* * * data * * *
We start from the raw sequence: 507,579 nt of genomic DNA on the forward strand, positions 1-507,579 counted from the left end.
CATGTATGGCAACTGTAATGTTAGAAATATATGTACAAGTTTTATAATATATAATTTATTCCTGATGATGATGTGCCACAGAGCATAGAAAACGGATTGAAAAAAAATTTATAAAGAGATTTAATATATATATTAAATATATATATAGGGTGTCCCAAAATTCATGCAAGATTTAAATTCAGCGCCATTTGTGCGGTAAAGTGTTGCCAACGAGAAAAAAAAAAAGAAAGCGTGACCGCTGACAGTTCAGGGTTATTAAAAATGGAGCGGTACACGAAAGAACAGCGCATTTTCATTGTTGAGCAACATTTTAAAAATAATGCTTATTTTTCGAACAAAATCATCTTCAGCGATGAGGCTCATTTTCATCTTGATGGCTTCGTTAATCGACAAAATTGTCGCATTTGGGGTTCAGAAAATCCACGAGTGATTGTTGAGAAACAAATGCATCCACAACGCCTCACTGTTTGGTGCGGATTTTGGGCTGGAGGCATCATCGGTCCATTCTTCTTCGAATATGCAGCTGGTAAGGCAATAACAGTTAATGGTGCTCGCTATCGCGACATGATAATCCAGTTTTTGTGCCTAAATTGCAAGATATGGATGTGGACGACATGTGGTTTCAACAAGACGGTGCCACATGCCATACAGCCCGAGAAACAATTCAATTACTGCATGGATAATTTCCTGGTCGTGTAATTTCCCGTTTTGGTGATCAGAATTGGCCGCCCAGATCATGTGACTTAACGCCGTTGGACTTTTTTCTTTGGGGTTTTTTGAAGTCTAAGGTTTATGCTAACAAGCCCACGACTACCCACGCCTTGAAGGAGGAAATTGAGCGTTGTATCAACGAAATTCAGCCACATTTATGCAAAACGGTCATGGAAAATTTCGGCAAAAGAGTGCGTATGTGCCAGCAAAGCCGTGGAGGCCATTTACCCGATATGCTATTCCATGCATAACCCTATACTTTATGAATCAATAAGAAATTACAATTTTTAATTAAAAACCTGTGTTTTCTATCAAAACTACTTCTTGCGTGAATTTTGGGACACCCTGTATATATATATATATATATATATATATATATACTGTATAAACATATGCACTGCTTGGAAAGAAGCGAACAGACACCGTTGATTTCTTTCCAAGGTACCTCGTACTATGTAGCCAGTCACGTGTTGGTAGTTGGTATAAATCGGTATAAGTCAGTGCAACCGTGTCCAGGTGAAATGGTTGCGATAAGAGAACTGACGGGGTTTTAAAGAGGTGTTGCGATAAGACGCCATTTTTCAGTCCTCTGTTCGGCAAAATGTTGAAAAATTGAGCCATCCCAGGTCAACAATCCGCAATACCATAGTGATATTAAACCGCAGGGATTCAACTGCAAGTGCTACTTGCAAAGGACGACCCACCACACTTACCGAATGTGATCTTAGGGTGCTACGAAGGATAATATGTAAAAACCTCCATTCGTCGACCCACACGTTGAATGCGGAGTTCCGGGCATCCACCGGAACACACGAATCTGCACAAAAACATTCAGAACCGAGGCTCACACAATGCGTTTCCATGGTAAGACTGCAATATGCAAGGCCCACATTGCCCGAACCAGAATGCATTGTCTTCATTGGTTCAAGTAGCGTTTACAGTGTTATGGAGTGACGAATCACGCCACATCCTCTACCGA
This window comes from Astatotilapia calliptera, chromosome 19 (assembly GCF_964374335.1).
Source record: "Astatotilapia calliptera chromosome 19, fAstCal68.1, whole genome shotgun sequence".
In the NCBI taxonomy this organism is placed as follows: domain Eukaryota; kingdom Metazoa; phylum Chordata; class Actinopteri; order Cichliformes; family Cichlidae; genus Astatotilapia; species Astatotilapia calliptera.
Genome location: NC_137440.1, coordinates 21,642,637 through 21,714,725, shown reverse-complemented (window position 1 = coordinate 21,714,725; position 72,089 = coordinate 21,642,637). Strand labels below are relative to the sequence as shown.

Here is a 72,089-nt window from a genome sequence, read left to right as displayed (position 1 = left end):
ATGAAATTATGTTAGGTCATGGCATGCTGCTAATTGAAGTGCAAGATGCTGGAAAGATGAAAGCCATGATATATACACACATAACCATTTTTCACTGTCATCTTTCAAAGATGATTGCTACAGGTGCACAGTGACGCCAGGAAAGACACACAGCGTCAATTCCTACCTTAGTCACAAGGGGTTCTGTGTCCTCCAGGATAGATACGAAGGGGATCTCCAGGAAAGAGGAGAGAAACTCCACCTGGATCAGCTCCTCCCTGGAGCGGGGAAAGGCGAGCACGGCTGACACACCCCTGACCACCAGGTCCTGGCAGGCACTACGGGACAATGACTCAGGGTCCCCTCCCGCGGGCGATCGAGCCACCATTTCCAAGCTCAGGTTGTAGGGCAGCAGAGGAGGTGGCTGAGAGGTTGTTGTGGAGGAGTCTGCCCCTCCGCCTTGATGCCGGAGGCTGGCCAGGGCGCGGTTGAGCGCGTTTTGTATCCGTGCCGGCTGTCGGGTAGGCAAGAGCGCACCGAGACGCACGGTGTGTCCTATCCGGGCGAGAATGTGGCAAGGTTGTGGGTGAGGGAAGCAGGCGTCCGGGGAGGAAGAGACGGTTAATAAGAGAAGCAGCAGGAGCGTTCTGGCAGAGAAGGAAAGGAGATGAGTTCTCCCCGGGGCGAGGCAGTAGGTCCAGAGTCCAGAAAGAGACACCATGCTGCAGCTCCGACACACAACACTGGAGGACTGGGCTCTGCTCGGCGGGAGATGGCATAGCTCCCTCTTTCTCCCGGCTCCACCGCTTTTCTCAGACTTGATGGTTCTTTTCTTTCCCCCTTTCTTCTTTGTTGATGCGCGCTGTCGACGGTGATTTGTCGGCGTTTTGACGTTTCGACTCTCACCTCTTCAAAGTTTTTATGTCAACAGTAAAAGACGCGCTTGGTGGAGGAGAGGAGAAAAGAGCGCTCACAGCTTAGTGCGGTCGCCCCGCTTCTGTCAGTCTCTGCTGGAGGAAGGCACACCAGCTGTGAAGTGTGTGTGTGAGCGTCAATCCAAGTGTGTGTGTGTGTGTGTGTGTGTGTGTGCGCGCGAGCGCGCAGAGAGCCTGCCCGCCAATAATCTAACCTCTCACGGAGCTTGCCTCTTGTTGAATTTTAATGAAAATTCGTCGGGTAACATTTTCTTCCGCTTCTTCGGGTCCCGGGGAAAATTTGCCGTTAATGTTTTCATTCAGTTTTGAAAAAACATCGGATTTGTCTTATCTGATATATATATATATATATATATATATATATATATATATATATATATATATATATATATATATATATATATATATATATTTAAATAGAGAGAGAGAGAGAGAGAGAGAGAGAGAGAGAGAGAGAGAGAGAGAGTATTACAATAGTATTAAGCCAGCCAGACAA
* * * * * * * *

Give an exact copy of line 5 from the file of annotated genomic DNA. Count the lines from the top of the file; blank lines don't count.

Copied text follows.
In the NCBI taxonomy this organism is placed as follows: domain Eukaryota; kingdom Metazoa; phylum Chordata; class Actinopteri; order Cichliformes; family Cichlidae; genus Astatotilapia; species Astatotilapia calliptera.